• Discourse analyst Karen Tracy’s keynote address on reasonable hostility in public hearings was also rich with ideas that I intend to think a lot more about in the coming weeks–especially her conception of how issues move through phases of being unarguable (unreflectively taken as settled), arguable (manifestly unsettled or controversial) and then unarguable again (settled sufficiently for the public discussion to move on).  This is not to say that the other keynotes were not also worthwhile–they were. Paul Thagard’s effort to bring a neuropsychological viewpoint to the discussion over the nature of critical thinking was timely, and David Hitchcock’s presentation of his work on inference claims was as interesting and challenging as those who know his work would expect it to be. (You can read the abstracts of the keynotes here.)
  • Having the chance both to attend Maurice Finocchiaro’s session on deep disagreement and to chat with him about it afterwards was illuminating.  As readers of this blog will know, deep disagreement is one of my areas of interest within argumentation theory. Finocchiaro’s work, which will be part of a forthcoming book on meta-argumentation, moves the discussion of deep disagreement forward in what I think are all the right ways.  I’m very glad he’s taken the problem on in the way that he has.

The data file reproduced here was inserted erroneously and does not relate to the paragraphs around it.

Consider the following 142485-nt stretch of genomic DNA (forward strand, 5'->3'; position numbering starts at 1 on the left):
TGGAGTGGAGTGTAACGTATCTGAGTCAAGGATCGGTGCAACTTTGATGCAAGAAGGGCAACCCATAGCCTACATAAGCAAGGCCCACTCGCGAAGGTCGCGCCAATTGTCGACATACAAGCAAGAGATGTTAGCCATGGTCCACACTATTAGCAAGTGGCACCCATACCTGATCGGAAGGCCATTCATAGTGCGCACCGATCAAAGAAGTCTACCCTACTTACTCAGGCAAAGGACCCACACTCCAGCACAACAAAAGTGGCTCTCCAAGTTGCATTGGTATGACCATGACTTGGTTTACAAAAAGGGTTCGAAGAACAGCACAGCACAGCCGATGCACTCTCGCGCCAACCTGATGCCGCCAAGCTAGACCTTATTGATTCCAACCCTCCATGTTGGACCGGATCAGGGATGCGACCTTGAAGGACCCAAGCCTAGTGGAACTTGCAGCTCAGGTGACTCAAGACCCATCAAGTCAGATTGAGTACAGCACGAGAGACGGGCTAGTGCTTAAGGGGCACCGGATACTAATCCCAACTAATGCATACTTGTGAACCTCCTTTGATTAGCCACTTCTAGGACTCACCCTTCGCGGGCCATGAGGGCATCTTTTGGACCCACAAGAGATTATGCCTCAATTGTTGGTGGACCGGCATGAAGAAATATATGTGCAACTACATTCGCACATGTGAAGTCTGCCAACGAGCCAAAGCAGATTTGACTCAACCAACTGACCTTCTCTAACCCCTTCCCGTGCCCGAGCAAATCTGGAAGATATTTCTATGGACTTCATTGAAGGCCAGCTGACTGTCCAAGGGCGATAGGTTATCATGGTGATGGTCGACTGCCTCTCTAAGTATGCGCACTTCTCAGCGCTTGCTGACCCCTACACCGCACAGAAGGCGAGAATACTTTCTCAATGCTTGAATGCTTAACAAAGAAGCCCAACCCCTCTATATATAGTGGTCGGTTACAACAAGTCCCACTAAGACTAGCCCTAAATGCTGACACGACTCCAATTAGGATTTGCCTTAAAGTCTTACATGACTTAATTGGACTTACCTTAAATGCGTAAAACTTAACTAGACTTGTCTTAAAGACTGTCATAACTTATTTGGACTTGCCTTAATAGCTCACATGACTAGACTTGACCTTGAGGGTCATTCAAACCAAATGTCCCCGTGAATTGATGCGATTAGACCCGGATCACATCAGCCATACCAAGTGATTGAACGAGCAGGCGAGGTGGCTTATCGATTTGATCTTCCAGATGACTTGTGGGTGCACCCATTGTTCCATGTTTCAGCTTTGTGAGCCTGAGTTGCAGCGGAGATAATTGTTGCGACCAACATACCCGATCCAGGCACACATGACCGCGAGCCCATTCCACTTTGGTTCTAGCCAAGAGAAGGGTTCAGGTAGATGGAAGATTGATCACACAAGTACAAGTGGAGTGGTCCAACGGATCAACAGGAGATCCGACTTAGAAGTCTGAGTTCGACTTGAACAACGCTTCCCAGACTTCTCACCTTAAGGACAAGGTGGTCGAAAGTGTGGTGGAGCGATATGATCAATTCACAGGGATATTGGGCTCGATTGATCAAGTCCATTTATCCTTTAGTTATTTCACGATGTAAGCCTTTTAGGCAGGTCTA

• Of course I have to thank the wonderful audience that attended my presentation on the history of conductive argument and reflective equilibrium as well. We had an excellent discussion from which I learned much that I will bear in mind as I carry forward my work on this and other projects.

Finally, no discussion of an OSSA conference would be complete without mention of the enormous camaraderie and good will that animates these events.  Coming away from this iteration of OSSA I am reminded of my initial impression that the argumentation community models what I think are scholarly ideals of diversity of approach, internationality and interdisciplinarity.  Of course, we have our divisions and competitive moments just like any other body of scholars.  This is only natural among diverse people who care deeply about what they study and who struggle to get it right.  What is impressive about argumentation theory is that these divisions enliven the discussions rather than hamper them.  In many ways, these gatherings are as much gatherings of friends as they are academic gatherings. Thus, though I won’t try the reader’s patience with a long list of names, I will close this entry by saying how glad I am to have had the chance to catch up with so many old friends, and to have made so many new ones. All in all, it was a week well spent. I look forward to the next one.